Legal Service Provision in Northern Canada
Summary of Research in the Northwest Territories, Nunavut, and the Yukon

12. COST DRIVERS

12. COST DRIVERS

The three jurisdictions identified many cost drivers associated with legal service provision in the North. Some of these were common to all of the territories, while others were raised by only one or two of the three jurisdictions.

12.1 Common cost drivers

The common cost drivers identified by respondents were:

Geography

Geography was identified as a key cost driver, particularly with respect to the circuit court structure. The difficulty of accessing many communities across the North results in high costs for travel and accommodation for counsel, for flying in expert witnesses, etc. Geography also results in long hours for staff on circuit court trips, which increases the need for human resources and, therefore, costs of service provision. The remote and widely dispersed nature of northern communities also adds to the cost of PLEI provision and to the cost of training for CWs and other staff.

Socio-economic issues

As shown in subsection 3.1, the northern jurisdictions share a number of socio-economic characteristics that greatly increase demand for legal services and, therefore, the cost of providing those services. Among these challenges are alcohol abuse; FAS/E; a high overall incidence of crime, particularly assault and sexual assault; and, in the N.W.T. and the Yukon, residential school syndrome.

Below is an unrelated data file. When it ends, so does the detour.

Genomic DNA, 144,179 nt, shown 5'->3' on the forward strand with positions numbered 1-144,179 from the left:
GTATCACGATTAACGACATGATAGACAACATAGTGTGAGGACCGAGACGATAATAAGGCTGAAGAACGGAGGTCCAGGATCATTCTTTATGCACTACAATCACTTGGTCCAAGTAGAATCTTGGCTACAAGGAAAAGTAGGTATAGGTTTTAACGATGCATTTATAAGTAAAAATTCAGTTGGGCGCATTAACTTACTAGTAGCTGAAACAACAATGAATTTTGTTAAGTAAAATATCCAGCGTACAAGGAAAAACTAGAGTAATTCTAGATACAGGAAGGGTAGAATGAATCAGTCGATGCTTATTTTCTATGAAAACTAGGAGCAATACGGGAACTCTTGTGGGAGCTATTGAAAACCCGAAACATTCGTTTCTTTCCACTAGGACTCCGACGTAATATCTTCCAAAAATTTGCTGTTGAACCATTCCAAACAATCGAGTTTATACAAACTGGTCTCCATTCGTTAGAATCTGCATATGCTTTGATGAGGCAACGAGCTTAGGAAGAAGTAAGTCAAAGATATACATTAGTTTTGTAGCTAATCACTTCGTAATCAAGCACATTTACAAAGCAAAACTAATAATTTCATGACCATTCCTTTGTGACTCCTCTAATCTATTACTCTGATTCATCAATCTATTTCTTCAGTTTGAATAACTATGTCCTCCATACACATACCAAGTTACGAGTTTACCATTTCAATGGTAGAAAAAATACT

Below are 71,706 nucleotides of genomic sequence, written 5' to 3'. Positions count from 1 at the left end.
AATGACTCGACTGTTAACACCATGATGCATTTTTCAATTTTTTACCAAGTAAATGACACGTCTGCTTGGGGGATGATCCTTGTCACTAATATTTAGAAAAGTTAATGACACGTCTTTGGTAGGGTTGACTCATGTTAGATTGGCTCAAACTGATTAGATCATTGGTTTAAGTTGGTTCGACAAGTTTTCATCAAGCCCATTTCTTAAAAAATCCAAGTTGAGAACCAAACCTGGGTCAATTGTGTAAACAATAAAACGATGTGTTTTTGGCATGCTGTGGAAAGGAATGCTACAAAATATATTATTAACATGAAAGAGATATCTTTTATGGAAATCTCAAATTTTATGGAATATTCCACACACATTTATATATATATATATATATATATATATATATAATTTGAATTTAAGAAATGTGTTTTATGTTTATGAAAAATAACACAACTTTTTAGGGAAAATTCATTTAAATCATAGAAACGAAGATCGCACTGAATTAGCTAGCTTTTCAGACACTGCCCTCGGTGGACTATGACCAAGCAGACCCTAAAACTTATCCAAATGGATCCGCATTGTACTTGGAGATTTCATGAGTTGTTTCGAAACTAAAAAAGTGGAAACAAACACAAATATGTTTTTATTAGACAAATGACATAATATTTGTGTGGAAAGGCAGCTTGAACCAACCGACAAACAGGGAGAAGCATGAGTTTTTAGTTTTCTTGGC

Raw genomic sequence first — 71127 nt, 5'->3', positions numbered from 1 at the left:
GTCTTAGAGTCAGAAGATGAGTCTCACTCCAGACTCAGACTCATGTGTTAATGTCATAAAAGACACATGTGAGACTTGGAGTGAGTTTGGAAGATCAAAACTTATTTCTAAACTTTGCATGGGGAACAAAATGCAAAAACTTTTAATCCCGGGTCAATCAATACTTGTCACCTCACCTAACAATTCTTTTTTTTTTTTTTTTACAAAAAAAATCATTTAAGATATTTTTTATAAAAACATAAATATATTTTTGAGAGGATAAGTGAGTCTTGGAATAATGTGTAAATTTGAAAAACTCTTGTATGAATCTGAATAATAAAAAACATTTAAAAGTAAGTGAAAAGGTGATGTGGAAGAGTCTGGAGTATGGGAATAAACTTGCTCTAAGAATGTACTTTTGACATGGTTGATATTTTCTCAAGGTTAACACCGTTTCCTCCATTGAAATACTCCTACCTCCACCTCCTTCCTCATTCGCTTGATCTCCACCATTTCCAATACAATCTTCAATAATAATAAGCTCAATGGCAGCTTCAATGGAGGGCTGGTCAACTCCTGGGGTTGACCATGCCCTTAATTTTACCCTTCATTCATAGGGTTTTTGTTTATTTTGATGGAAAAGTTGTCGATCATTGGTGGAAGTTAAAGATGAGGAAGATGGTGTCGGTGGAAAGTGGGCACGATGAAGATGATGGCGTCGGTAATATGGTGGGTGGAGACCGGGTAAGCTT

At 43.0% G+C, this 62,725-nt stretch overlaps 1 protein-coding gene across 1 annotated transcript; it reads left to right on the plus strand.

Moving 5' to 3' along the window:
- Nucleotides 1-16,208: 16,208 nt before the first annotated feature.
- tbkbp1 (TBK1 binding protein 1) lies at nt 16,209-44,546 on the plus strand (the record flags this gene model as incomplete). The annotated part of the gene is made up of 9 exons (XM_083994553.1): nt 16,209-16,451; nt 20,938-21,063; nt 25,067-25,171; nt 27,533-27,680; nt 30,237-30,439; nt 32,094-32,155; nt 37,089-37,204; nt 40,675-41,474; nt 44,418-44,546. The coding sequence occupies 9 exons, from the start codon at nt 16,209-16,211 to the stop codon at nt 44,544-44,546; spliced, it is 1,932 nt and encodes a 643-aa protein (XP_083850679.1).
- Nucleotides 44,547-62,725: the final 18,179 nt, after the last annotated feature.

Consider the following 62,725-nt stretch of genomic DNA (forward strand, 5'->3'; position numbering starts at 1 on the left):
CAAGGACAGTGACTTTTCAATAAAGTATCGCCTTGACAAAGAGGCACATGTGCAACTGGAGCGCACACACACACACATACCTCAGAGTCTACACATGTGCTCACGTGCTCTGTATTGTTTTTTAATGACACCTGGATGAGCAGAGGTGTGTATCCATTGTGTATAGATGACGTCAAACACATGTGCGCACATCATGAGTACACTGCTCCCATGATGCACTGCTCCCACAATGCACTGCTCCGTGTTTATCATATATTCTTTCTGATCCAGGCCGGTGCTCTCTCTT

Human resources and administration

The cost of recruiting and retaining staff is extremely high in the North and the recruitment process often requires several attempts before a successful candidate is found. The administrative and overhead costs associated with running legal services organizations is also higher than in the rest of Canada.

12.2 Other cost drivers

Other cost drivers identified by respondents include the following.

Respondents also indicated that federal and territorial legislation and policies have a significant impact on the cost of service provision. These are discussed in more detail in Section 13.


18 The average unemployment rate in Nunavut was 17.4 percent in 1999. Justice Canada, Research and Statistics Division, Nunavut Community Profiles (draft), August 2000.